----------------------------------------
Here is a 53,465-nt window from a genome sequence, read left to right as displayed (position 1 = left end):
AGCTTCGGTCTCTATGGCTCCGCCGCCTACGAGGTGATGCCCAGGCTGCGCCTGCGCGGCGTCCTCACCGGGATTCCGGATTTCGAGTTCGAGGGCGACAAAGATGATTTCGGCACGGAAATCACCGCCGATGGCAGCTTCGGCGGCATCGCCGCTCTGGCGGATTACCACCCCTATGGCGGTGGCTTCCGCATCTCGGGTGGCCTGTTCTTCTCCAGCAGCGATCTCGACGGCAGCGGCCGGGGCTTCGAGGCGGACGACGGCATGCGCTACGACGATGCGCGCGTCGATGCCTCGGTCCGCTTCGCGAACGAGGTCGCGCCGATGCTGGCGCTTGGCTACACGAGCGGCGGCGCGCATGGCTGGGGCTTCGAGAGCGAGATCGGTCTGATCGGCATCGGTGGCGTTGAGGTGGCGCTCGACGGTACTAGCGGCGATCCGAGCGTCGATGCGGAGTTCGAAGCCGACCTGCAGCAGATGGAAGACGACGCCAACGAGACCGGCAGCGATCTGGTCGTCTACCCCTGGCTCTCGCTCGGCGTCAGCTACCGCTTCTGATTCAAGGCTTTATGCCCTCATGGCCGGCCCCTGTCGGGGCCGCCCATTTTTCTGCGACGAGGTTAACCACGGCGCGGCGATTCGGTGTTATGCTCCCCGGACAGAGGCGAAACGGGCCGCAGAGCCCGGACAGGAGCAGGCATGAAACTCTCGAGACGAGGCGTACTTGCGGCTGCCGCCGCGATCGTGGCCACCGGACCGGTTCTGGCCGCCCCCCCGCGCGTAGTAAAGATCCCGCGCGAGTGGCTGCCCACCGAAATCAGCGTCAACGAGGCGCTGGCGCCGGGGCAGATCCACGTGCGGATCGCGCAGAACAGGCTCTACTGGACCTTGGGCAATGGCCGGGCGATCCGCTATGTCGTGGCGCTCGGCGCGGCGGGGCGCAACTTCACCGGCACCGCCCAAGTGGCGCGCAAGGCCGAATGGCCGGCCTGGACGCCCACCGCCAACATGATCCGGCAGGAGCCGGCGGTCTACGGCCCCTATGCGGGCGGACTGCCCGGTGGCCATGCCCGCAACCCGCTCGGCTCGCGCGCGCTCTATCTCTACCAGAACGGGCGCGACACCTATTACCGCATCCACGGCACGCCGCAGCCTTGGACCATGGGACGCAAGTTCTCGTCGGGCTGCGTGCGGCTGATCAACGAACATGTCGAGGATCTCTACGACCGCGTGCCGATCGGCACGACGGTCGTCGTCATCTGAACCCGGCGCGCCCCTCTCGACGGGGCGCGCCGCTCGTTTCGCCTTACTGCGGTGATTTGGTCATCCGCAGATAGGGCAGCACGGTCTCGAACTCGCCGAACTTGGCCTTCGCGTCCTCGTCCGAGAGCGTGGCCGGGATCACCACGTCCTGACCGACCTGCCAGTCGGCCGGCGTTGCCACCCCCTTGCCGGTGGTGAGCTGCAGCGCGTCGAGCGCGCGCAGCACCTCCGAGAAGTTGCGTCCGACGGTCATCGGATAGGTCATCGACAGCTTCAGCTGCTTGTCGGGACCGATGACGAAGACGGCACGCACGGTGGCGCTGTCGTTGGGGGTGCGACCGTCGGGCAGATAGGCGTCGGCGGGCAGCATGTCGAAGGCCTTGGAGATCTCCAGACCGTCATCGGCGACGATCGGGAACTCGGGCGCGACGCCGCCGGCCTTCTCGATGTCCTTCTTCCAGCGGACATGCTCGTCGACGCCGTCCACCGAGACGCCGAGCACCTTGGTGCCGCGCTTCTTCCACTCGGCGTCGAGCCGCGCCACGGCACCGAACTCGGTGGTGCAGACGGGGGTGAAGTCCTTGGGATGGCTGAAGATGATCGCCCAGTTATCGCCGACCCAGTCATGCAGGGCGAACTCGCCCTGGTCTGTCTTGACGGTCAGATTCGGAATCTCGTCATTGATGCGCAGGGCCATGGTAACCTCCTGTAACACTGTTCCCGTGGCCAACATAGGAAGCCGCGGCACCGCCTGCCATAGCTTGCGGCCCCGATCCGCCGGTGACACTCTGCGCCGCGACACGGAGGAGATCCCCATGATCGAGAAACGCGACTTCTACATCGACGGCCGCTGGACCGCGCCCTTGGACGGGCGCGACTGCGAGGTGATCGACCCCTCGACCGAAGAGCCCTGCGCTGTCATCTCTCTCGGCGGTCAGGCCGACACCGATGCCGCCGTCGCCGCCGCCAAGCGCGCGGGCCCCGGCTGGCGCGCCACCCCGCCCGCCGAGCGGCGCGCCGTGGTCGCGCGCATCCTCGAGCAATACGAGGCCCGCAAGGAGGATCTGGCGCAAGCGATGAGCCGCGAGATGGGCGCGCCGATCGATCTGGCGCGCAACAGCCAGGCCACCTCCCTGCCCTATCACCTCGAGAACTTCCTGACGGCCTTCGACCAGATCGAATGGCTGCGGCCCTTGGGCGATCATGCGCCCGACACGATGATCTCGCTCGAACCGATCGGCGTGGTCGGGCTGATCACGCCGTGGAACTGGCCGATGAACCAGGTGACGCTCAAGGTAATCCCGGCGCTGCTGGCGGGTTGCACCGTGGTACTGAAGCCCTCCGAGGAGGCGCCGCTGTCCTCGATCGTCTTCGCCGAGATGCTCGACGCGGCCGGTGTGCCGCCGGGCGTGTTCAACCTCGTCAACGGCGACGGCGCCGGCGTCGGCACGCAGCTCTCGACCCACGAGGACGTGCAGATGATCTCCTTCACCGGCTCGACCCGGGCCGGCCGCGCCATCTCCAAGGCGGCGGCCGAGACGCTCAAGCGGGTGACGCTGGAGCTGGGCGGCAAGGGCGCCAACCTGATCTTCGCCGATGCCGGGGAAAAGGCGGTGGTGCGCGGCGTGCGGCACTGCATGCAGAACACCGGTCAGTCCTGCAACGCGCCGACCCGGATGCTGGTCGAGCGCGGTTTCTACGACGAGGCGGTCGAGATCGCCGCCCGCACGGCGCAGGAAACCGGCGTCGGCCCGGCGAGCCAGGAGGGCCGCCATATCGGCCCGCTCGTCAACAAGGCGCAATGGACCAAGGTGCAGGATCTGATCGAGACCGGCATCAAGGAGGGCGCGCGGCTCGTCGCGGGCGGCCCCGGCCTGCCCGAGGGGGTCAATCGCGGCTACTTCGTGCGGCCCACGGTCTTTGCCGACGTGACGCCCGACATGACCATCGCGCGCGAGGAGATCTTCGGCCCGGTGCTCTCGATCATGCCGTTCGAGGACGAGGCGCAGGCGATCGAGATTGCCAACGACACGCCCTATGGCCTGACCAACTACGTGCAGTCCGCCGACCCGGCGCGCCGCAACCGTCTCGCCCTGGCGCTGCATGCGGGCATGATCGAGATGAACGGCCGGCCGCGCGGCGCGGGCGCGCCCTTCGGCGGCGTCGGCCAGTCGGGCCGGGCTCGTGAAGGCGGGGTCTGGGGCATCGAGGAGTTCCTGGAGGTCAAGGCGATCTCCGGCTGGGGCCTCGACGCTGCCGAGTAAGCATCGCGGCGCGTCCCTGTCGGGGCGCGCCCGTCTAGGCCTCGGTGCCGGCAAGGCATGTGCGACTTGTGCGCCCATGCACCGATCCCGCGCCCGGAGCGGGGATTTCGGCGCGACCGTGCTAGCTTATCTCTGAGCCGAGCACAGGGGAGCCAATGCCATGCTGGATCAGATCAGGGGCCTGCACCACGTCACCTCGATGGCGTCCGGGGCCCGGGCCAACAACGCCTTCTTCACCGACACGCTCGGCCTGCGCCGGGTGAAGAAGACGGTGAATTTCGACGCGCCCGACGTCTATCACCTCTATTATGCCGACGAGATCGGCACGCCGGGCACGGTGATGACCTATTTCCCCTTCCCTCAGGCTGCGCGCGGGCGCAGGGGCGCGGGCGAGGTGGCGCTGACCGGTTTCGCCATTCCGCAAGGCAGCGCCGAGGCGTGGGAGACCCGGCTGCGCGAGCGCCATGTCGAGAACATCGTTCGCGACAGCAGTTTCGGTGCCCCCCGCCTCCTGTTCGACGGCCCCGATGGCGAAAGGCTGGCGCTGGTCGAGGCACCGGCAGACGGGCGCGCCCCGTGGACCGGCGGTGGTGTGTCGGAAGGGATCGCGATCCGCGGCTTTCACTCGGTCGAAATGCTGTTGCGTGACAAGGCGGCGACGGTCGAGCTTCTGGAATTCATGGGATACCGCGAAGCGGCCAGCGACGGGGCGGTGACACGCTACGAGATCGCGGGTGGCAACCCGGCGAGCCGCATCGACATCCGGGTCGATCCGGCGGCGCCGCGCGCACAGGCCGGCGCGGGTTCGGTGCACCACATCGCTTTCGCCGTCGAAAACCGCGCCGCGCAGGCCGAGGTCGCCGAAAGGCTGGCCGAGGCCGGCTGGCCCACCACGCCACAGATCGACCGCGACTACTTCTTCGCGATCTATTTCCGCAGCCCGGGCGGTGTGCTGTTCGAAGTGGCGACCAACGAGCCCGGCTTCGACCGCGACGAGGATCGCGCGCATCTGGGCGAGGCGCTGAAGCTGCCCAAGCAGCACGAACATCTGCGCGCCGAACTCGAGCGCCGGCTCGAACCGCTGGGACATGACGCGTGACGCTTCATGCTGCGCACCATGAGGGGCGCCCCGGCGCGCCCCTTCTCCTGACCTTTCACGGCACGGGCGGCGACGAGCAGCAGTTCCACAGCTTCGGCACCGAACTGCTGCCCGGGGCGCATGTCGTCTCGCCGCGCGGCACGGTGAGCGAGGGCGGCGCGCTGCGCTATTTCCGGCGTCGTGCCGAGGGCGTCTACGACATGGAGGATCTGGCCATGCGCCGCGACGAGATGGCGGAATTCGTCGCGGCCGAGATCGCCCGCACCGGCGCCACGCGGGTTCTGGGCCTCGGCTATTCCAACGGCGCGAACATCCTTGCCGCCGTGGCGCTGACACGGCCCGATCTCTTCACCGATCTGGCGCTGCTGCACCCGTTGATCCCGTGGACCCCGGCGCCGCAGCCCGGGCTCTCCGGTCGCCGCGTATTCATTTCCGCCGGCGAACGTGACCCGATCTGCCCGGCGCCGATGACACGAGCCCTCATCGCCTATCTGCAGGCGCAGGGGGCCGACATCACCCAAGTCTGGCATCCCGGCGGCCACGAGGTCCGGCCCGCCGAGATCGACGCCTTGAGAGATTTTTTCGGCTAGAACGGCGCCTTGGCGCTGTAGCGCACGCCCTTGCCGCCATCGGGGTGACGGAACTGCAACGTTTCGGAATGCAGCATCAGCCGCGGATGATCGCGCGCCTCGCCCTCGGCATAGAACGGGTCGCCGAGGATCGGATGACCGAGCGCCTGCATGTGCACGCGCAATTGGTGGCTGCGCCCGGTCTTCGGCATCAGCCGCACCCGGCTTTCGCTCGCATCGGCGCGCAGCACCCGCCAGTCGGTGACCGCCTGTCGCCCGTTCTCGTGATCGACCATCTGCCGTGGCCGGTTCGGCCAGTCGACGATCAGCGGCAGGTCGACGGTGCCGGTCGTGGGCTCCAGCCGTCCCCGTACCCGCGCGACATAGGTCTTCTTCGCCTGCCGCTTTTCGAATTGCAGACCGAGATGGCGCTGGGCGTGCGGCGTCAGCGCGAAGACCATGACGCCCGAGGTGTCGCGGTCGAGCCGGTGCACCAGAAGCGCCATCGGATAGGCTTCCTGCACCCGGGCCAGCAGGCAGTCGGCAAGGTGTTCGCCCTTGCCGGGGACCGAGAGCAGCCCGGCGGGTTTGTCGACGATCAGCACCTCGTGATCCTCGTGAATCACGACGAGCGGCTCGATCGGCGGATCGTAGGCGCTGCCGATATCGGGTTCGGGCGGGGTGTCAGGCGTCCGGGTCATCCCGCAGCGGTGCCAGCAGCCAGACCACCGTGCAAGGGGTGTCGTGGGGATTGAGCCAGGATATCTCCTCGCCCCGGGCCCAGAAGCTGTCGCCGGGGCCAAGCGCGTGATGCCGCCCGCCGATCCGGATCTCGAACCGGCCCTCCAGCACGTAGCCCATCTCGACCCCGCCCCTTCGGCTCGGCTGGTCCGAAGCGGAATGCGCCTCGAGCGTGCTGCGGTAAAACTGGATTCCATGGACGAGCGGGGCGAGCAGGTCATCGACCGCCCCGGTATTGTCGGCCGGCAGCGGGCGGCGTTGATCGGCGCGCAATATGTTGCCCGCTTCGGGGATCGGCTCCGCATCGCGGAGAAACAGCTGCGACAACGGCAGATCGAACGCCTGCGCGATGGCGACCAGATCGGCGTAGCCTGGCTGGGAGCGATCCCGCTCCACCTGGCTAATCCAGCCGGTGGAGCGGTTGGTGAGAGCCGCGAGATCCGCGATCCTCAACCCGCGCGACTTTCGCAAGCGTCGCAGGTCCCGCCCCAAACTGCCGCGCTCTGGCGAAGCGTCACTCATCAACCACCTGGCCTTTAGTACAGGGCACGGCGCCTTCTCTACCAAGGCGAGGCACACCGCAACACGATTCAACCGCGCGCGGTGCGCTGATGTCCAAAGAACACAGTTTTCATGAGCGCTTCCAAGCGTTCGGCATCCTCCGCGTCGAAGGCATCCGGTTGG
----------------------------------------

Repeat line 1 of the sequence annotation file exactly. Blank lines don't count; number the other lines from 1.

Here is a 53,465-nt window from a genome sequence, read left to right as displayed (position 1 = left end):